• One reason for the East Coast port gains is fears of West Coast labor strikes. This week, port worker union reps and Pacific Coast port ownership are meeting for negotiations.
  • Fears of a nationwide rail strike have escalated again, and 322 state, local, and federal trade associations sent a joint letter to President Biden on Friday about their concerns.
  • That diversion of containers to Long Beach, in addition to the continued re-routing of containers to the East Coast, led to the Port of New York to take the No. 1 spot in processing import and export containers in August. Port of Los Angeles fell to third.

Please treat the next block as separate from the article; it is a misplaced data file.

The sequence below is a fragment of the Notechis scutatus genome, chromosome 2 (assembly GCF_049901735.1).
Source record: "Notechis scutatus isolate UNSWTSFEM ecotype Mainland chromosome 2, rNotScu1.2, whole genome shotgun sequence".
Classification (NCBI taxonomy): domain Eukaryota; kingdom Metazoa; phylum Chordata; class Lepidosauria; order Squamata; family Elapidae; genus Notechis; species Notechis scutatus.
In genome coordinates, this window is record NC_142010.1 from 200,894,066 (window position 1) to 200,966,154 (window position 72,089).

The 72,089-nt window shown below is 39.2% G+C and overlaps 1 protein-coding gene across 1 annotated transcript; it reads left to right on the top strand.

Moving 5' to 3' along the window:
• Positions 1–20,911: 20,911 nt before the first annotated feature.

• The CNBC Supply Chain Heat Map for the United States shows New York has 11 vessels waiting with an average wait time of 2.8 days. Savannah has the most vessels with 29 and a wait of over 10 days. In the Gulf, Houston has 11 vessels waiting for almost five days.
CNBC Supply Chain Heat Map Sep 7, 2022*
  • The U.S. is the top trade partner, representing 30% of Port of Liverpool volume.
  • Approximately $1 billion in trade is moved weekly at the Port of Liverpool.
  • Diageo, Caterpillar, Donaldson, and Xerox are just some companies who use Liverpool port.
  • “The economic and political climate in the U.K. is volatile and this sustained disruption will start to cause sustained problems at a time when imports are becoming very expensive due to the weak pound and some U.S. exporters will be starting to price risk back into their contracts.”
  • Leading container group A.P. Moller-Maersk told its customers last quarter it was struggling to move goods around the world.